U.S. Base Oil Price Report


A spate of price decreases ranging from 15 to 40 cents per gallon surfaced this week from the camps of Chevron, Motiva and Flint Hills Resources.

Chevron dropped all its API Group II West Coast posted prices between 20 and 40 cents/gal on Friday, Oct. 31. The company said its neutral 100 paraffinic grade sank by 40 cents/gal and the 220 vis fell by 30 cents/gal. The refiner shaved 20 cents/gal from its 600 vis. Chevron pointed to reduced raw material costs as a key indicator in lowering postings.

Motiva, seemingly reluctant to join with other producers in pushing down posted prices in October, finally acquiesced by dropping all its Group II and II+ base stocks by 40 cents/gal on Monday, Nov. 3.

On Monday, Flint Hills Resources also initiated a 15 cents/gal drop on its line-up of Group II grades. This was the second round of price decreases issued by FHR in less than a month. The sum of both FHR moves (dropping a total of 35 cents/gal) puts its postings in line with the more recent drops announced by other Group II suppliers.

As posted prices tumbled, spot values were also showing signs of slipping from their summer-time highs for both paraffinic and naphthenic oils. As recent as September, spot numbers were fetching a premium to postings, but have since taken a downward turn.

Sources said the paraffinic side was still fairly firm, but associated spot numbers have eased somewhat and have possibly dipped just below postings. Players added it was fair to presume that some offers for spot material could be discounted as much as 5 percent, depending on grade. Conversely, and depending on the grade required, some spot buyers may still be paying at or near posted prices. Regarding bright stock transactions, suppliers said that buyers were not receiving much of a discount, if any, due to the lack of spot availability.

There was talk this week of Russian paraffinic base oil making its way into the United States. It was understood that at least one sizeable cargo of solvent neutral light vis product has already been sold, and possibly split among a few buyers in the Southeast/Gulf Coast region, at around $4.25 to $4.35/gal delivered. Several additional cargoes are expected to be heading toward the U.S. for delivery during the November-December time frame, but no price details were disclosed.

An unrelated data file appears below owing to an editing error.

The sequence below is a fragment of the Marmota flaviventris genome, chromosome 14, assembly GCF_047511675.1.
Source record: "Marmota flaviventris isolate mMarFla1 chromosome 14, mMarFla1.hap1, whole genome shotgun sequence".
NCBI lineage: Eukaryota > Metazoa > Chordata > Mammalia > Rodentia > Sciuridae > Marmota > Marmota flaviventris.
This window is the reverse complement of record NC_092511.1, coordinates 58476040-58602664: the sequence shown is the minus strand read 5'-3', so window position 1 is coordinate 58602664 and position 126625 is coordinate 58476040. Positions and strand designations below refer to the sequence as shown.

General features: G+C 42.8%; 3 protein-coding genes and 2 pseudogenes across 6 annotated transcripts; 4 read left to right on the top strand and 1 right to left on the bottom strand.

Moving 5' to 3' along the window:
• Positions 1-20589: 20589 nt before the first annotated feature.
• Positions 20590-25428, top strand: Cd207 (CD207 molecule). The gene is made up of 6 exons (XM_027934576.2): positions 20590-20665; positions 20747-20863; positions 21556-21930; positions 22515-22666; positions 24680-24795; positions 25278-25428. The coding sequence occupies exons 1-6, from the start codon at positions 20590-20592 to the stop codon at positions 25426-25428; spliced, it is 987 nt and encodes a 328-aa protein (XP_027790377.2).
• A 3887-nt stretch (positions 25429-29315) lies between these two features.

The naphthenic side of the market was viewed as much more sloppy, and price deterioration was very apparent, according to sources. Several players said that it was difficult to assess pale oil spot values because the buy side and the sell side are as far as 50 to 75 cents/gal apart in some cases. Consumers implied, however, that lower and more attractive prices were becoming easier to obtain almost daily. A few participants indicated average prices for a full range of naphthenic cuts were approaching $3.25 to $3.50/gal FOB, down about $1/gal in just a few weeks. Some grades could fall out of this range in either direction.

Most North American base oil plants are running at top rates just in time for the seasonal slowdown to kick in. Until recently, the market suffered with insufficient availability of various base oils alongside strong demand. However, the supply/demand picture has now changed, just as most anticipated.

A few supply situations could still potentially offset waning demand. The ExxonMobil facility in Beaumont, Texas, continues to struggle with a satisfactory startup after sustaining hurricane-related damage (see front-page story). Petro-Canadas Mississauga, Ontario, plant is understood to be in maintenance mode with an operational restart expected in the second half of November. Motivas Port Arthur, Texas, base oil site is now running at full rates following a disruption stemming from Hurricane Ike. However, Motiva maintains its sales allocation program, recently revised from 50 percent to 80 percent, and is also preparing inventories in advance of a planned 45-day turnaround to commence in mid to late January.

Despite a fire breaking out at Calumets Shreveport, La., plant on Oct 30 (see front-page story), a scheduled maintenance began as planned over the past weekend. The downtime is expected to last for approximately 21 days, with a startup date of Nov. 21.

At the close of the Tuesday, Nov. 4, NYMEX session, front month light sweet crude futures settled at $70.53 per barrel, a gain of $7.80/bbl from the week earlier settlement at $62.73. This is the first gain since Sept. 23.

Carolyn L. Green, based in Houston, can be reached directly at carolynlgreen@gmail.com.

Historic U.S. posted base oil prices and WTI and Brent crude spot prices are available for purchase in Excel format.

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